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Old 04-24-11, 02:41 PM   #1
daven1986
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standing up with narrow bars

hi
I have a fixed gear bike with narrow bars and I find it very hard to stand up and ride as the bike seems to be, much more unbalanced than when I do it on my other bikes which have wider bars.

is there some technique to it?

thanks
daven
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Old 04-24-11, 02:49 PM   #2
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One school of thought has the bars as wide as your shoulders. If bars are substantially narrower, it could be a problem.
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Old 04-24-11, 05:59 PM   #3
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Probably not be the bars. Front end geometry, rake and trail, are the major contributor to handling behavior like this. Compare how easy the bikes are to balance riding hands-off to get an idea of the difference.
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Old 04-24-11, 06:57 PM   #4
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Get wider bars, it can make a significant difference.

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Probably not be the bars. Front end geometry, rake and trail, are the major contributor to handling behavior like this. Compare how easy the bikes are to balance riding hands-off to get an idea of the difference.
On the other hand, try to ride a normal road bike out of the saddle with your hands near the stem. Compare that to moving them out to the levers or drops.
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Old 04-24-11, 09:58 PM   #5
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If the bars were narrowed for style instead a functionality, you are S-O-L. I've seen fixies in my 'hood that are fashion items instead of working bikes.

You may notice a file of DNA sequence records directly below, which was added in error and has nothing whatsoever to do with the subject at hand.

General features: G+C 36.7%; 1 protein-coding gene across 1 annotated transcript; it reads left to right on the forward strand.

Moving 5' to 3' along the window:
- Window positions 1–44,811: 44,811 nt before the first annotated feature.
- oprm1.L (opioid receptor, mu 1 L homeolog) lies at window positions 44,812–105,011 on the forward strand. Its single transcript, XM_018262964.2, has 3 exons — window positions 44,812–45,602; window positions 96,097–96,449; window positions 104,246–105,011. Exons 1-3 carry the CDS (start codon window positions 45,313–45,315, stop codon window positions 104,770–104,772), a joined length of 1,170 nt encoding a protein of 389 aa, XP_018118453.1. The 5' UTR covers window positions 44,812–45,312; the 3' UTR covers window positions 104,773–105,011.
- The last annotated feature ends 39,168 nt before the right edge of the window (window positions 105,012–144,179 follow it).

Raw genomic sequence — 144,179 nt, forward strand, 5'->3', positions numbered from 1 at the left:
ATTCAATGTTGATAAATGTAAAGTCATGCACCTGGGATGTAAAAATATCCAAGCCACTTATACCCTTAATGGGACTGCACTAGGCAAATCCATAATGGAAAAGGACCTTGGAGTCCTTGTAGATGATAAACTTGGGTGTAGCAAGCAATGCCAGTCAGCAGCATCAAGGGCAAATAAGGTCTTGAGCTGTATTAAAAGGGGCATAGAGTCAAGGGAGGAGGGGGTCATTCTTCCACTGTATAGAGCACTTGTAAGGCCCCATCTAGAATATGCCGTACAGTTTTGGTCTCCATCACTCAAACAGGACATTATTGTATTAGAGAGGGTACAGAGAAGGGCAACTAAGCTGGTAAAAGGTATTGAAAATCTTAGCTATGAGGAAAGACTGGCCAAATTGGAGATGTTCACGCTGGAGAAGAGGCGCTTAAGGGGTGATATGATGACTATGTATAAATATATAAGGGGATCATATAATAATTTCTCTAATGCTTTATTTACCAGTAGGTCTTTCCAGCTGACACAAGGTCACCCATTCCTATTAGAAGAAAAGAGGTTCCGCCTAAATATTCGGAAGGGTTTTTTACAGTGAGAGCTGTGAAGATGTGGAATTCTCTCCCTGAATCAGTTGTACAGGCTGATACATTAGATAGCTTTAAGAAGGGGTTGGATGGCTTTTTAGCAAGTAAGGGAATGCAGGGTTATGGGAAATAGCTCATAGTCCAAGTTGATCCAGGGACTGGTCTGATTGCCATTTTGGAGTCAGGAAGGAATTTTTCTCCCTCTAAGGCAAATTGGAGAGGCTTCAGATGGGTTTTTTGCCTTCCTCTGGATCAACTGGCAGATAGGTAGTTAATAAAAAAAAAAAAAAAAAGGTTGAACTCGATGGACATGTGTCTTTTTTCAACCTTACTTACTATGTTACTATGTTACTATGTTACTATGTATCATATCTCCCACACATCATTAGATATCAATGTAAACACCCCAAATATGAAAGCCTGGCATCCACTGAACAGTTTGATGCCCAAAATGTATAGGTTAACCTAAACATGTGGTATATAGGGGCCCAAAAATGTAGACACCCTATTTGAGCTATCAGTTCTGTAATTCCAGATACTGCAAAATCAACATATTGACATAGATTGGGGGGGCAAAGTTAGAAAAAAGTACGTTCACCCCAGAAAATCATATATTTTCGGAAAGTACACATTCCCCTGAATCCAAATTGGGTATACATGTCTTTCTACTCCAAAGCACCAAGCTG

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Old 04-25-11, 02:56 AM   #6
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This is my beater bike so I won't be doing any upgrades on it, however I think Loogi is right - it is probably the front end geometry as it is quite different from my other bikes.

Is there anything I can do, technique wise, to help?

Thanks

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Old 04-25-11, 04:42 AM   #7
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What are the differents widths on your bikes where your hands are ? Swapping bars isn't a significant upgrade, and if it makes your bike more rideable might be worth the effort. The proper width gives you the right leverage to control the bike while climbing.
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Old 04-25-11, 10:52 AM   #8
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Quote:
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If the bars were narrowed for style instead a functionality, you are S-O-L. I've seen fixies in my 'hood that are fashion items instead of working bikes.
i've been curious about the super narrow bar trend that i see among the hipster fixie crowd. i myself have always used the shoulder width rule for bars (what can i say, it works for me), but are there any practical advantages to those really narrow bars? or is it really just a pure style thing that only results in poorer handling?
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Old 04-25-11, 12:32 PM   #9
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i've been curious about the super narrow bar trend that i see among the hipster fixie crowd. i myself have always used the shoulder width rule for bars (what can i say, it works for me), but are there any practical advantages to those really narrow bars? or is it really just a pure style thing that only results in poorer handling?
That's my guess, then blame it on frame geometry.
Take any bike, ride out of the saddle. Notice the difference as you move your hands closer to the stem.
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Old 04-25-11, 01:54 PM   #10
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are there any practical advantages to those really narrow bars?
Skinny bars go nicely with those skinny jeans.
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Old 04-26-11, 10:39 AM   #11
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The trend of narrow bars started the same place most fixed gear trends started, with bike messengers. Racing through tight traffic, any advantages you have to get through tight spaces helps. Messengers are on their bikes enough to overcome the problems, and learn to ride with the limitations. But to the average person its all limitations with none of the advantages.
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